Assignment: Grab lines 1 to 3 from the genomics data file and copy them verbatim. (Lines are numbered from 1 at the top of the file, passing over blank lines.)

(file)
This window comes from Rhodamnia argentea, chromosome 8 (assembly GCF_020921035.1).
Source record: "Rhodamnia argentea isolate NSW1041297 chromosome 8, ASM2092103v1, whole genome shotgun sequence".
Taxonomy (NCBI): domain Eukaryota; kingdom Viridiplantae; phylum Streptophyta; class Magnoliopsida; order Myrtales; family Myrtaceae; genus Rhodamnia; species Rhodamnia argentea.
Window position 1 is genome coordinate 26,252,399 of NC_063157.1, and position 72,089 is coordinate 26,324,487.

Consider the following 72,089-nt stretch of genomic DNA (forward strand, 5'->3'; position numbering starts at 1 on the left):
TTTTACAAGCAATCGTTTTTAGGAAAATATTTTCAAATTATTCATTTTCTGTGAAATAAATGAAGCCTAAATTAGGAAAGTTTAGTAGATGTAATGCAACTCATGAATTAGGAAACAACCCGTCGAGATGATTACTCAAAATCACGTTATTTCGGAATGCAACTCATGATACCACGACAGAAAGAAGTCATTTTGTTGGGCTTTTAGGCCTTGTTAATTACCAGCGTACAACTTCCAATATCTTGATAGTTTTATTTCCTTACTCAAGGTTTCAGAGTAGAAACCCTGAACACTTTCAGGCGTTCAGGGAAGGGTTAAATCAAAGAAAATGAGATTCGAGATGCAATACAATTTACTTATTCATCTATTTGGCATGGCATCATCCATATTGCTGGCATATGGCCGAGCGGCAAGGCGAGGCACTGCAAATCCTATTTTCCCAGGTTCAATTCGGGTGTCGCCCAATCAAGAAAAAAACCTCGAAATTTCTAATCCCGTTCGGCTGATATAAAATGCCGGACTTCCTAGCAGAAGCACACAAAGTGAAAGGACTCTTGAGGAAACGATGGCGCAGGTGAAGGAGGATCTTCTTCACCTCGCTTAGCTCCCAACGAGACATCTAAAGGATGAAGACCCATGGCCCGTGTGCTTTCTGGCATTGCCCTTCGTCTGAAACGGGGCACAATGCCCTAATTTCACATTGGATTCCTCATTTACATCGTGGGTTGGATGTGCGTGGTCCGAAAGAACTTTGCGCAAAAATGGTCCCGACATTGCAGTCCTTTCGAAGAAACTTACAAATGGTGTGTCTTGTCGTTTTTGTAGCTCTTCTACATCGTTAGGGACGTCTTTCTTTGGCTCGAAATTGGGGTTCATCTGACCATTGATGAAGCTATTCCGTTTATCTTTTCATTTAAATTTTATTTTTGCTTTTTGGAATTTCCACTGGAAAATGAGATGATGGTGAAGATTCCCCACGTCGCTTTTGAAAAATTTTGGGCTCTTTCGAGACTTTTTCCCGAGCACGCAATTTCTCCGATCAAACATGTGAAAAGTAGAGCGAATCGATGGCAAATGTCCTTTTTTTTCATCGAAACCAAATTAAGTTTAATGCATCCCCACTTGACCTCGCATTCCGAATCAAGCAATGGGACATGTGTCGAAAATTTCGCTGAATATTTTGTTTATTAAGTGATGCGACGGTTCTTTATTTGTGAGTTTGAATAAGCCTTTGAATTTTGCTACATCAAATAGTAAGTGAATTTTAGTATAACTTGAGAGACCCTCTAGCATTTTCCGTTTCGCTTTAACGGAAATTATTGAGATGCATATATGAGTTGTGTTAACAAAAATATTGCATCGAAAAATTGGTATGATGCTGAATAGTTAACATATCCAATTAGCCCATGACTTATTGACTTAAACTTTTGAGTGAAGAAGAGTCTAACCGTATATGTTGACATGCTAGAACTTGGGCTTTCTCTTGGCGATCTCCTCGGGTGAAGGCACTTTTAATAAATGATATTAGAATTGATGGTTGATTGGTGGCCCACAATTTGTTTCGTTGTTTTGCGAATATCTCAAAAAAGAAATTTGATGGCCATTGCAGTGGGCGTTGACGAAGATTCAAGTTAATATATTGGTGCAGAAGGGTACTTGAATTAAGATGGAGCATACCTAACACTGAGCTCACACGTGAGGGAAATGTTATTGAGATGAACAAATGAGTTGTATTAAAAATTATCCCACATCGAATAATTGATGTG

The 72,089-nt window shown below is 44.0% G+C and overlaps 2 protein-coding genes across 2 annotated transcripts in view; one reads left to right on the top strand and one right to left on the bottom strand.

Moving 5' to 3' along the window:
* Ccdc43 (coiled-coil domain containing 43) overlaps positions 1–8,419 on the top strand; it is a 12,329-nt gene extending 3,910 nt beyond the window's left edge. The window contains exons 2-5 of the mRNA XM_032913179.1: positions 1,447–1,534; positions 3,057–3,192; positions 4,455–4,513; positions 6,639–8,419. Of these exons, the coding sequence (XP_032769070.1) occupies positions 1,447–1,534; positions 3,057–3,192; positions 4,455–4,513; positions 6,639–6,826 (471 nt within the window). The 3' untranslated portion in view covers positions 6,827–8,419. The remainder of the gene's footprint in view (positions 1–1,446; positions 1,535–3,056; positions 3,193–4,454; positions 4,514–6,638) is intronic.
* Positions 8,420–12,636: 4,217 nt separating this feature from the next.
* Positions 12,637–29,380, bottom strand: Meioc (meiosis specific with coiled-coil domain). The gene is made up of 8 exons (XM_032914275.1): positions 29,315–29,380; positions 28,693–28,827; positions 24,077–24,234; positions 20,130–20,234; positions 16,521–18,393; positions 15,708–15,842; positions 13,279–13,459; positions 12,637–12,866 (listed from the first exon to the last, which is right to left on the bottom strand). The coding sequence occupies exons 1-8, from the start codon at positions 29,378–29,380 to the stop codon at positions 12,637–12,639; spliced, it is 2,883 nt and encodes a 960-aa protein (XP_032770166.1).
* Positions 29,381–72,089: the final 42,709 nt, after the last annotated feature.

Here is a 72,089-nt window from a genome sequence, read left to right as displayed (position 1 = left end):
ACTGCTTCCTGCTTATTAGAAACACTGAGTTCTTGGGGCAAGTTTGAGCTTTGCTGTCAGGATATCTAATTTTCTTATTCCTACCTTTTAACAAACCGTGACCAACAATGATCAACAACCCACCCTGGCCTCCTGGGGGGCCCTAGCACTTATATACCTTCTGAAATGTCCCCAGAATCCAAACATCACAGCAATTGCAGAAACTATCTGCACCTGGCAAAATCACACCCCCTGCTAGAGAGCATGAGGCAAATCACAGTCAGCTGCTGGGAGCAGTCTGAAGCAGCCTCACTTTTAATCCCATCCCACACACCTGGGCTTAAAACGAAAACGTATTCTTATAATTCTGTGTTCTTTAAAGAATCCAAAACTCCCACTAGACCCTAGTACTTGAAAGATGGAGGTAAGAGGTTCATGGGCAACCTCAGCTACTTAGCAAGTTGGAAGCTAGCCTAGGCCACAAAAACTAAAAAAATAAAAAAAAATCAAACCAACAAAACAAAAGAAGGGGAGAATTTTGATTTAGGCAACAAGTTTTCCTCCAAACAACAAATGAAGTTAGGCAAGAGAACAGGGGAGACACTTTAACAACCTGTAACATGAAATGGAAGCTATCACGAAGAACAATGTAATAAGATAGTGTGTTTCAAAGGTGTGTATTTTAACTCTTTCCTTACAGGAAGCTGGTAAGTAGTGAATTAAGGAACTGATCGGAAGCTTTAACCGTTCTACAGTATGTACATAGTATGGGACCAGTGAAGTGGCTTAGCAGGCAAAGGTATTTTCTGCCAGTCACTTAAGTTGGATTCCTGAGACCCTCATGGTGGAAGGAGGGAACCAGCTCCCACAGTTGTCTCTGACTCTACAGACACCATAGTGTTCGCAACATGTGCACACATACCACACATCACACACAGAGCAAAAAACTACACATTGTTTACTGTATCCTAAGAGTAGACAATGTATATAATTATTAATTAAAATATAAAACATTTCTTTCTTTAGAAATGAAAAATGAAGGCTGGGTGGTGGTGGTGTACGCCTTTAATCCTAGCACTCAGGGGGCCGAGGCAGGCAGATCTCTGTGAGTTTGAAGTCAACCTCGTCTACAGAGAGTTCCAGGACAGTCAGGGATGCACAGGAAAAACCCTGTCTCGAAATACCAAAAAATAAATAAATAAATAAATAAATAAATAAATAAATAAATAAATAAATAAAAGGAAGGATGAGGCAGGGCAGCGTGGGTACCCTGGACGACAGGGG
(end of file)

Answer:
This window comes from Rhodamnia argentea, chromosome 8 (assembly GCF_020921035.1).
Source record: "Rhodamnia argentea isolate NSW1041297 chromosome 8, ASM2092103v1, whole genome shotgun sequence".
Taxonomy (NCBI): domain Eukaryota; kingdom Viridiplantae; phylum Streptophyta; class Magnoliopsida; order Myrtales; family Myrtaceae; genus Rhodamnia; species Rhodamnia argentea.